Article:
Australia’s extended deadline for implementing its obligations was January 2023, but the deadline passed, and an already-postponed visit was called off altogether when certain states – particularly NSW and Queensland — could not guarantee the expert committee would have access to places of detention.
“We are in breach of our OPCAT obligations and it sends a really terrible signal to the rest of the world,” Ms Finlay said.
“But it also masks an underlying issue … that Indigenous Australians continue to be significantly over-represented in the criminal justice system … and that’s been a problem for an incredibly long time.
“The youth justice system in this country is in crisis at the moment.”
Five years on from the Royal Commission into the Protection and Detention of Children in the Northern Territory, the Don Dale Youth Detention Centre remains open. There are other areas of concern too.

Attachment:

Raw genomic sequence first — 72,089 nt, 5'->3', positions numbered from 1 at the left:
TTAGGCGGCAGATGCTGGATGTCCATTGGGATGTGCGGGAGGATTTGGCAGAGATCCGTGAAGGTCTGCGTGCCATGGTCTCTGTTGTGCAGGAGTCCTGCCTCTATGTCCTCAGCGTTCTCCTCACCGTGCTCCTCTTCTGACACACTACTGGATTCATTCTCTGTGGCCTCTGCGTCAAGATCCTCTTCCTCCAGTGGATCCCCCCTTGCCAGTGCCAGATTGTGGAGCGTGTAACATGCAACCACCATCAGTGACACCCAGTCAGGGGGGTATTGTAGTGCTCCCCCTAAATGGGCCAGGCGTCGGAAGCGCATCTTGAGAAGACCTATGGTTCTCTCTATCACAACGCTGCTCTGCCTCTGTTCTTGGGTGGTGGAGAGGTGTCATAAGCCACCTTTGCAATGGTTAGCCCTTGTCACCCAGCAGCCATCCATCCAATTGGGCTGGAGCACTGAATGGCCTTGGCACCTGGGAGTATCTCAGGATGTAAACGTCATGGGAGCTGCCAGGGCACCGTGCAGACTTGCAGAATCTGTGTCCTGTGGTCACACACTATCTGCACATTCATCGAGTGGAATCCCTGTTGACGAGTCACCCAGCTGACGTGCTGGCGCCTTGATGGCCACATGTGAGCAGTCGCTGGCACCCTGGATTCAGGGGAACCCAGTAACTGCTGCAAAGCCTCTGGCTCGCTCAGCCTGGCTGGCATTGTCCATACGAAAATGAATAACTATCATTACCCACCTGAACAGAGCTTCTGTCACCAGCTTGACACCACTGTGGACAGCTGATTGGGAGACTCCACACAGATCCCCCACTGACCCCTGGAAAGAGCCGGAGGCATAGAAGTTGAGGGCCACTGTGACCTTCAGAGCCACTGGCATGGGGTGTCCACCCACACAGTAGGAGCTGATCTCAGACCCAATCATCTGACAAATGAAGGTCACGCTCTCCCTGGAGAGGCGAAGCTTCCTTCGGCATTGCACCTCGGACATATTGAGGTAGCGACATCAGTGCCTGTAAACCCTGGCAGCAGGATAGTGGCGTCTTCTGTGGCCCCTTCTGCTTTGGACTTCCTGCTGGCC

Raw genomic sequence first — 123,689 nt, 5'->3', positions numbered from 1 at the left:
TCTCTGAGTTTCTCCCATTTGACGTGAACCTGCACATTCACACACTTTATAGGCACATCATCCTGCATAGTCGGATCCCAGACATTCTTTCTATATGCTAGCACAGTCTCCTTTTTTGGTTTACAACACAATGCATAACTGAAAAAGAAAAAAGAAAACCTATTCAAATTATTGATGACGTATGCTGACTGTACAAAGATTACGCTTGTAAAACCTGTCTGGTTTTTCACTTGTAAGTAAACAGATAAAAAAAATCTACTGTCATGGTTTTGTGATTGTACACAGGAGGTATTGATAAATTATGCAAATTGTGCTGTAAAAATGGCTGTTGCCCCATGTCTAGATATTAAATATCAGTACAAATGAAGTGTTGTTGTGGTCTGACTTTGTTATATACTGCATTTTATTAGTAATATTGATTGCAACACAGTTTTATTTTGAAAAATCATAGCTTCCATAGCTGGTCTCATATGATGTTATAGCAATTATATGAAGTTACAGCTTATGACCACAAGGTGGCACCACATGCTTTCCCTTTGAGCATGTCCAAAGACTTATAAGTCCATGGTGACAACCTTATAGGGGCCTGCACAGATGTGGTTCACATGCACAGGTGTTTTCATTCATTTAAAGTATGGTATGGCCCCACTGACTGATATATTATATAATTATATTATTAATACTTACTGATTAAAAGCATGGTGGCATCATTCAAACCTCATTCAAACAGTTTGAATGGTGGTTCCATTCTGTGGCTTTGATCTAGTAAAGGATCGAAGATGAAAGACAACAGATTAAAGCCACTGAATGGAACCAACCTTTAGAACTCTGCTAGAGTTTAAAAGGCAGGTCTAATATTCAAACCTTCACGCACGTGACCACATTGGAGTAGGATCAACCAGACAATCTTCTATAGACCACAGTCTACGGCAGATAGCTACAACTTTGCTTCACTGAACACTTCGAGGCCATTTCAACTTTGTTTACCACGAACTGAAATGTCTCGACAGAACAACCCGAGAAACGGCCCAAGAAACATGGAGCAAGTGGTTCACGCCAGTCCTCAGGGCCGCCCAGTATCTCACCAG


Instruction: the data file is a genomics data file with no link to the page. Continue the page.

“Just this [past] week, the Queensland government has introduced new rules into parliament to tackle the youth-crime issue,” Ms Finlay said.
“But these are laws that they themselves admit violate fundamental human rights obligations and that the experts are telling us won’t actually have the impact in terms of community safety and protection that the government is hoping.
“When you look at things like the FIFA Women’s World Cup … there is going to be an international spotlight on us and I want Australia to put our best foot forward and show the world what a great example we can be. But we need to lift our game in a lot of respects.